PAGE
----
This year was better. Many fewer sat the exam (I don't know whether before or after the anti-ebola school closings): 13,000. But this time 15 passed.
It is possible that the 15 learned how to get early copies of the exams, or that the tests were easier; but let's be hopeful about it and assume that some of the schools started to make changes, and some of the better students were able to take advantage of those changes and learned enough to pass the threshold. It will take a few years before the average students have the proper skill-set. Or it would if ebola wasn't such a large factor right now.
So I consider this story a spot of good news. What isn't such good news is the reaction of some of the teachers...
But a Teacher, Prince Nimely said, the result coming from the university is troubling adding that the government has to properly examine the result the university is releasing. Nimely said: “We have to look at the standard the university is using to fail those students and their motive if they do not want students to attend the university due to overcrowding let them say it and they should not discredit other people effort.”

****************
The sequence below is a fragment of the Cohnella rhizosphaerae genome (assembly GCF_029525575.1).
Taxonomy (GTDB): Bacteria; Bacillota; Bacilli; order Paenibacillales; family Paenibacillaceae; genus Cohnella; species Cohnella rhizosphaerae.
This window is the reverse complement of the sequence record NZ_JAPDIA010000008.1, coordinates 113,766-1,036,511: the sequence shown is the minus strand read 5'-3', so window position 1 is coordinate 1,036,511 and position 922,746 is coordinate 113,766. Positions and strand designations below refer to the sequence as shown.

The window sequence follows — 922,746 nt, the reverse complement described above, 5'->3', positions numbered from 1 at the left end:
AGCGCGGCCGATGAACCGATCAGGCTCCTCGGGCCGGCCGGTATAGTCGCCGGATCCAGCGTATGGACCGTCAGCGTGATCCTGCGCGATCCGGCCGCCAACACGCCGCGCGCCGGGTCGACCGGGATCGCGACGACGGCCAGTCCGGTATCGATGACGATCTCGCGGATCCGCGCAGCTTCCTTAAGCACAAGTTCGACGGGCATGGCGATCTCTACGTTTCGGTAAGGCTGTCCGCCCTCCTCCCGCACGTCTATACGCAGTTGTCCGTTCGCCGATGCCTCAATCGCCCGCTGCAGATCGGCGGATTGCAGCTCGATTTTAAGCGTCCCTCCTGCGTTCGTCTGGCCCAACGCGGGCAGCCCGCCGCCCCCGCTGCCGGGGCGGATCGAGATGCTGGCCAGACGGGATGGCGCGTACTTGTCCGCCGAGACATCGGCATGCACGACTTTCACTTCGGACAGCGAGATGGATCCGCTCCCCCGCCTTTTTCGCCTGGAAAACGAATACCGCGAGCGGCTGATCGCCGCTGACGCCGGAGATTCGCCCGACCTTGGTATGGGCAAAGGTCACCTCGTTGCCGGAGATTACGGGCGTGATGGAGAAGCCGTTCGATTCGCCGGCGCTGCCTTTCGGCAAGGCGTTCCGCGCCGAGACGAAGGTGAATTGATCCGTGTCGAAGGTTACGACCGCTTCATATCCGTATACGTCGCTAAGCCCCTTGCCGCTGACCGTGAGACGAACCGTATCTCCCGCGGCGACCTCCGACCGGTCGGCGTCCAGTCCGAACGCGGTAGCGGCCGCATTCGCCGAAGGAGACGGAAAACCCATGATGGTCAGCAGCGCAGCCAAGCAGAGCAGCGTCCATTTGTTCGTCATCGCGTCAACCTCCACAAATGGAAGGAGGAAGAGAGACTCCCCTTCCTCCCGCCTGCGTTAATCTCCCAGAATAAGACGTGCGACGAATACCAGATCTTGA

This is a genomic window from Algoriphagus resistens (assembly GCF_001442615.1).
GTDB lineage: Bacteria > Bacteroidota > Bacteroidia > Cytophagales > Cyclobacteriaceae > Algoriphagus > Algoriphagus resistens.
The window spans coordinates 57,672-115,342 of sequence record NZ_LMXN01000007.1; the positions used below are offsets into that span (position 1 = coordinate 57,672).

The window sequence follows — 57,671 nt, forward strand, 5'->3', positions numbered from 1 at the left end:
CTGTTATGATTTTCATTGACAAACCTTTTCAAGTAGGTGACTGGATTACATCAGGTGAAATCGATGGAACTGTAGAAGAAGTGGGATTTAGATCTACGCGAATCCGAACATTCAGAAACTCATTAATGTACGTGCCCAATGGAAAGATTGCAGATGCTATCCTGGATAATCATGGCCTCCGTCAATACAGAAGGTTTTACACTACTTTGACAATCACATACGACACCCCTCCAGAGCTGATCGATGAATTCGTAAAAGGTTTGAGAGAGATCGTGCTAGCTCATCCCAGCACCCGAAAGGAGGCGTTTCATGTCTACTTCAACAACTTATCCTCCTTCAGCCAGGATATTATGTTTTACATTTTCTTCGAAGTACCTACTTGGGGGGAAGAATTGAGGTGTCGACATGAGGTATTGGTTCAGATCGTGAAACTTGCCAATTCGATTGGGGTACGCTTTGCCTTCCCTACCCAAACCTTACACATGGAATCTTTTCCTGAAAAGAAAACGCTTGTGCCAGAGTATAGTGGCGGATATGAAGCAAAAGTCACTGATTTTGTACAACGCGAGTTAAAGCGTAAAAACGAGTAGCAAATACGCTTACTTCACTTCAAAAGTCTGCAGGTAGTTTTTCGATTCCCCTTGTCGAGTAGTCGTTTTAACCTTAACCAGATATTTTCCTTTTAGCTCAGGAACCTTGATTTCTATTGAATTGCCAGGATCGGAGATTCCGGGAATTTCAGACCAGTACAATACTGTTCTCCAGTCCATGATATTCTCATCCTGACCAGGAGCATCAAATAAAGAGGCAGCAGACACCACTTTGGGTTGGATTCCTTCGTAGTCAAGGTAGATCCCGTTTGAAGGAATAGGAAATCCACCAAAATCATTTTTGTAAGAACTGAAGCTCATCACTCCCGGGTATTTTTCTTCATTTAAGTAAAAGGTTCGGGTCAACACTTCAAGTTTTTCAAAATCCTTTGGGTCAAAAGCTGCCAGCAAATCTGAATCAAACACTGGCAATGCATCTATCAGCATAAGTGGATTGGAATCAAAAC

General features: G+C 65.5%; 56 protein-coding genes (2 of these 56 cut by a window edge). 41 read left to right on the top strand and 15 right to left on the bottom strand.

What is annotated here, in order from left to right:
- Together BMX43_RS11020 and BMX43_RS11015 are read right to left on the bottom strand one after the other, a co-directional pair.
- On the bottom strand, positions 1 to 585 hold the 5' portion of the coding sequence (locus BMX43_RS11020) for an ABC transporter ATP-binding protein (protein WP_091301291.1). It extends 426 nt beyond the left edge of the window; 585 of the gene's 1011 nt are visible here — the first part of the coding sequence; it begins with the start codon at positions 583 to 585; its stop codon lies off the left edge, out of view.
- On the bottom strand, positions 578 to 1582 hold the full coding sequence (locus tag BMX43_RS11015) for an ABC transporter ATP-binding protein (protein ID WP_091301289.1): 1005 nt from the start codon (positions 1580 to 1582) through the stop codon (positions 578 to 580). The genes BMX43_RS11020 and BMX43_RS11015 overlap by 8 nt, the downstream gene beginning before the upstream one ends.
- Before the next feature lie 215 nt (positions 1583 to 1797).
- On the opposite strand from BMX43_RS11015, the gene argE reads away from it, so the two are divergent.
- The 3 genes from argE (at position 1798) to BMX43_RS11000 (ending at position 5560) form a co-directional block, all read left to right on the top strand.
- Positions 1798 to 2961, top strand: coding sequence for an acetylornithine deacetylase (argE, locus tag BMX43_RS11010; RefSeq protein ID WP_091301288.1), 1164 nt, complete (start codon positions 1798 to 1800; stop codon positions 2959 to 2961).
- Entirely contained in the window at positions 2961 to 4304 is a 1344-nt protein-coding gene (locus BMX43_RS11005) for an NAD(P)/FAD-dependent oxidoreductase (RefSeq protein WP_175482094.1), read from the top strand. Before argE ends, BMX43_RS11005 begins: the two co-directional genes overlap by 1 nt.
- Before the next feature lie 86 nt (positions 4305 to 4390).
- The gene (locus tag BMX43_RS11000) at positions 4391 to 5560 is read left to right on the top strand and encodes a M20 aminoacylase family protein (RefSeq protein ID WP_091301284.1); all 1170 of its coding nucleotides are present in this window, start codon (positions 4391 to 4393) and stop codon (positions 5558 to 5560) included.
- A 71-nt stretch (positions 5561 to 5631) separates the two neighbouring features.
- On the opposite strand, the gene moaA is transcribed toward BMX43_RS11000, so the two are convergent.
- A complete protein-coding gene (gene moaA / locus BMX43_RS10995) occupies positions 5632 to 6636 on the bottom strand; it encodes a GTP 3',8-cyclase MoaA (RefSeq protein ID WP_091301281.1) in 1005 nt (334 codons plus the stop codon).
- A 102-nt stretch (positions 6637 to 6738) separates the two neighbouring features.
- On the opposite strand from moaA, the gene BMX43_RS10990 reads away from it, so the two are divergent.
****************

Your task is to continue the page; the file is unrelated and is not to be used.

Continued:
Blame the messenger. Or perhaps there's a less noble motive--Prince is a teacher at UL and hasn't managed to notice how unprepared the students are?
At any rate, congratulations to the 15, and I hope they can study well and safely.